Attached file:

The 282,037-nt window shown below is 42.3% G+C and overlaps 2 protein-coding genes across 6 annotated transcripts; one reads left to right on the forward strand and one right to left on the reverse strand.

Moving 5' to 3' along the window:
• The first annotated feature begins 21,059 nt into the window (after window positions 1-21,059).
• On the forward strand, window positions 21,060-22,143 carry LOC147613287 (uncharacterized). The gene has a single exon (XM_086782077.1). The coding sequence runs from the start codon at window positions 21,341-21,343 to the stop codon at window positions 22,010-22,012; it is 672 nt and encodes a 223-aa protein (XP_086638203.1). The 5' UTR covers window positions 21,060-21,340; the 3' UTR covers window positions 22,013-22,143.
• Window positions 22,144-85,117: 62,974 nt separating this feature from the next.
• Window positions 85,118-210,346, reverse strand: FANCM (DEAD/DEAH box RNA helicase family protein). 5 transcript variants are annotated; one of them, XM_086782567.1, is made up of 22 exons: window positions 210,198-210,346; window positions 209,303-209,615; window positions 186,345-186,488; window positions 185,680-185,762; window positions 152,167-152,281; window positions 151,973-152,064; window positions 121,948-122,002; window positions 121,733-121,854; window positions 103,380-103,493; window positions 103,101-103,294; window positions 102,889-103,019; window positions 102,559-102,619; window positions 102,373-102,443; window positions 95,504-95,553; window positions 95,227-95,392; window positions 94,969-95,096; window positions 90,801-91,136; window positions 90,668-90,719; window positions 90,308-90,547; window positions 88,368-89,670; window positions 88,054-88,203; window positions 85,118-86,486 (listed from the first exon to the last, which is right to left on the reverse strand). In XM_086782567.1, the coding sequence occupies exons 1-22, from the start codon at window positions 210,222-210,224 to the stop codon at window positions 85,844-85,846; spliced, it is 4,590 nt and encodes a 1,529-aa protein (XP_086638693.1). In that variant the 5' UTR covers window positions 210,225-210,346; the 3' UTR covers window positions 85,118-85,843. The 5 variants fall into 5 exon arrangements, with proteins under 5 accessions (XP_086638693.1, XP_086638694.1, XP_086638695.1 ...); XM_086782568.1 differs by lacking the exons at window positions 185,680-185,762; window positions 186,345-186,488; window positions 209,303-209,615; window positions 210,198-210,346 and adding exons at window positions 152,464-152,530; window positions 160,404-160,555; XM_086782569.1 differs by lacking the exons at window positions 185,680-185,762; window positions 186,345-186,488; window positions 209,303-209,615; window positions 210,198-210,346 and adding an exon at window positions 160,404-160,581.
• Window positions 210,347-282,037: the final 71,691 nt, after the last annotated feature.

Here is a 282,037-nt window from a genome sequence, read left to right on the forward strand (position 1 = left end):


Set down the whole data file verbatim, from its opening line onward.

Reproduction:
The 282,037-nt window shown below is 42.3% G+C and overlaps 2 protein-coding genes across 6 annotated transcripts; one reads left to right on the forward strand and one right to left on the reverse strand.

Moving 5' to 3' along the window:
• The first annotated feature begins 21,059 nt into the window (after window positions 1-21,059).
• On the forward strand, window positions 21,060-22,143 carry LOC147613287 (uncharacterized). The gene has a single exon (XM_086782077.1). The coding sequence runs from the start codon at window positions 21,341-21,343 to the stop codon at window positions 22,010-22,012; it is 672 nt and encodes a 223-aa protein (XP_086638203.1). The 5' UTR covers window positions 21,060-21,340; the 3' UTR covers window positions 22,013-22,143.
• Window positions 22,144-85,117: 62,974 nt separating this feature from the next.
• Window positions 85,118-210,346, reverse strand: FANCM (DEAD/DEAH box RNA helicase family protein). 5 transcript variants are annotated; one of them, XM_086782567.1, is made up of 22 exons: window positions 210,198-210,346; window positions 209,303-209,615; window positions 186,345-186,488; window positions 185,680-185,762; window positions 152,167-152,281; window positions 151,973-152,064; window positions 121,948-122,002; window positions 121,733-121,854; window positions 103,380-103,493; window positions 103,101-103,294; window positions 102,889-103,019; window positions 102,559-102,619; window positions 102,373-102,443; window positions 95,504-95,553; window positions 95,227-95,392; window positions 94,969-95,096; window positions 90,801-91,136; window positions 90,668-90,719; window positions 90,308-90,547; window positions 88,368-89,670; window positions 88,054-88,203; window positions 85,118-86,486 (listed from the first exon to the last, which is right to left on the reverse strand). In XM_086782567.1, the coding sequence occupies exons 1-22, from the start codon at window positions 210,222-210,224 to the stop codon at window positions 85,844-85,846; spliced, it is 4,590 nt and encodes a 1,529-aa protein (XP_086638693.1). In that variant the 5' UTR covers window positions 210,225-210,346; the 3' UTR covers window positions 85,118-85,843. The 5 variants fall into 5 exon arrangements, with proteins under 5 accessions (XP_086638693.1, XP_086638694.1, XP_086638695.1 ...); XM_086782568.1 differs by lacking the exons at window positions 185,680-185,762; window positions 186,345-186,488; window positions 209,303-209,615; window positions 210,198-210,346 and adding exons at window positions 152,464-152,530; window positions 160,404-160,555; XM_086782569.1 differs by lacking the exons at window positions 185,680-185,762; window positions 186,345-186,488; window positions 209,303-209,615; window positions 210,198-210,346 and adding an exon at window positions 160,404-160,581.
• Window positions 210,347-282,037: the final 71,691 nt, after the last annotated feature.

Here is a 282,037-nt window from a genome sequence, read left to right on the forward strand (position 1 = left end):